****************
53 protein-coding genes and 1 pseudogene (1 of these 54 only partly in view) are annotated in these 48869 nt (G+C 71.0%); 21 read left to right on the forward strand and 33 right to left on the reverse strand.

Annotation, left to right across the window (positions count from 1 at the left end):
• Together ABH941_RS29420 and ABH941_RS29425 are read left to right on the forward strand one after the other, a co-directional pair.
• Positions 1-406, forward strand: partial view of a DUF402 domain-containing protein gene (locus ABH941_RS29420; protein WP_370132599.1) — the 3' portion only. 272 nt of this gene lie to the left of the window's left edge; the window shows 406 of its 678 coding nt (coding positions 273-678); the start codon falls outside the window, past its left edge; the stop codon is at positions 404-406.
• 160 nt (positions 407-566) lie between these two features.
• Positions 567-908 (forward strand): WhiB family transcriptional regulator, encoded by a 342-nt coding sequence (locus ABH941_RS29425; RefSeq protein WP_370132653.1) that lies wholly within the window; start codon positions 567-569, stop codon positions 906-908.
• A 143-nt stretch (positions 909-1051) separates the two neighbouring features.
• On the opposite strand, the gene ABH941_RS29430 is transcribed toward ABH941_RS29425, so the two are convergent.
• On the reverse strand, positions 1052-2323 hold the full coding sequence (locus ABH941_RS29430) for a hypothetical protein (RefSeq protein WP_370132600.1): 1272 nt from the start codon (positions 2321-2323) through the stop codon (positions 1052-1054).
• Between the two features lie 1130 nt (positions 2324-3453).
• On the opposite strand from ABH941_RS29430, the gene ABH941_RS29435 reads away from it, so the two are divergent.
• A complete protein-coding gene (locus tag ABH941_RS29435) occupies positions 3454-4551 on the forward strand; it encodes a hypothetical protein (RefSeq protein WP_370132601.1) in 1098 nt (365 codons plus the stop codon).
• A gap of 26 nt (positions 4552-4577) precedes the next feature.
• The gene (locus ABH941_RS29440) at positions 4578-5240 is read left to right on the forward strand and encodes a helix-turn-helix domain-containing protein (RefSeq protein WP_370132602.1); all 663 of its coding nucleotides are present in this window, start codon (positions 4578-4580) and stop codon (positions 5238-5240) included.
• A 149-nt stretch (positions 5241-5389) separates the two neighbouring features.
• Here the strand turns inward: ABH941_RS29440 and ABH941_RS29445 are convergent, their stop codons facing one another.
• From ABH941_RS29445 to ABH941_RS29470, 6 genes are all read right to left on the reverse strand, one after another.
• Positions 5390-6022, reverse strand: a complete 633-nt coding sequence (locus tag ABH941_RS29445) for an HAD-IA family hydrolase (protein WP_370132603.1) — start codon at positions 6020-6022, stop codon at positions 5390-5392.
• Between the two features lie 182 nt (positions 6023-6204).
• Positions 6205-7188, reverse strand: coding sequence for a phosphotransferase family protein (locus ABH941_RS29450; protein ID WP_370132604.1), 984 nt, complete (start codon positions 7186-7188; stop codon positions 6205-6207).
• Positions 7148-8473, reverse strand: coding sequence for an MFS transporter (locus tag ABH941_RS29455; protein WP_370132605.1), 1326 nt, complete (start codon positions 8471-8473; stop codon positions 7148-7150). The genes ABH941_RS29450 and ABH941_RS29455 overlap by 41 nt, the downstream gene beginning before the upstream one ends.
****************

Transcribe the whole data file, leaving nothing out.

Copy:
53 protein-coding genes and 1 pseudogene (1 of these 54 only partly in view) are annotated in these 48869 nt (G+C 71.0%); 21 read left to right on the forward strand and 33 right to left on the reverse strand.

Annotation, left to right across the window (positions count from 1 at the left end):
• Together ABH941_RS29420 and ABH941_RS29425 are read left to right on the forward strand one after the other, a co-directional pair.
• Positions 1-406, forward strand: partial view of a DUF402 domain-containing protein gene (locus ABH941_RS29420; protein WP_370132599.1) — the 3' portion only. 272 nt of this gene lie to the left of the window's left edge; the window shows 406 of its 678 coding nt (coding positions 273-678); the start codon falls outside the window, past its left edge; the stop codon is at positions 404-406.
• 160 nt (positions 407-566) lie between these two features.
• Positions 567-908 (forward strand): WhiB family transcriptional regulator, encoded by a 342-nt coding sequence (locus ABH941_RS29425; RefSeq protein WP_370132653.1) that lies wholly within the window; start codon positions 567-569, stop codon positions 906-908.
• A 143-nt stretch (positions 909-1051) separates the two neighbouring features.
• On the opposite strand, the gene ABH941_RS29430 is transcribed toward ABH941_RS29425, so the two are convergent.
• On the reverse strand, positions 1052-2323 hold the full coding sequence (locus ABH941_RS29430) for a hypothetical protein (RefSeq protein WP_370132600.1): 1272 nt from the start codon (positions 2321-2323) through the stop codon (positions 1052-1054).
• Between the two features lie 1130 nt (positions 2324-3453).
• On the opposite strand from ABH941_RS29430, the gene ABH941_RS29435 reads away from it, so the two are divergent.
• A complete protein-coding gene (locus tag ABH941_RS29435) occupies positions 3454-4551 on the forward strand; it encodes a hypothetical protein (RefSeq protein WP_370132601.1) in 1098 nt (365 codons plus the stop codon).
• A gap of 26 nt (positions 4552-4577) precedes the next feature.
• The gene (locus ABH941_RS29440) at positions 4578-5240 is read left to right on the forward strand and encodes a helix-turn-helix domain-containing protein (RefSeq protein WP_370132602.1); all 663 of its coding nucleotides are present in this window, start codon (positions 4578-4580) and stop codon (positions 5238-5240) included.
• A 149-nt stretch (positions 5241-5389) separates the two neighbouring features.
• Here the strand turns inward: ABH941_RS29440 and ABH941_RS29445 are convergent, their stop codons facing one another.
• From ABH941_RS29445 to ABH941_RS29470, 6 genes are all read right to left on the reverse strand, one after another.
• Positions 5390-6022, reverse strand: a complete 633-nt coding sequence (locus tag ABH941_RS29445) for an HAD-IA family hydrolase (protein WP_370132603.1) — start codon at positions 6020-6022, stop codon at positions 5390-5392.
• Between the two features lie 182 nt (positions 6023-6204).
• Positions 6205-7188, reverse strand: coding sequence for a phosphotransferase family protein (locus ABH941_RS29450; protein ID WP_370132604.1), 984 nt, complete (start codon positions 7186-7188; stop codon positions 6205-6207).
• Positions 7148-8473, reverse strand: coding sequence for an MFS transporter (locus tag ABH941_RS29455; protein WP_370132605.1), 1326 nt, complete (start codon positions 8471-8473; stop codon positions 7148-7150). The genes ABH941_RS29450 and ABH941_RS29455 overlap by 41 nt, the downstream gene beginning before the upstream one ends.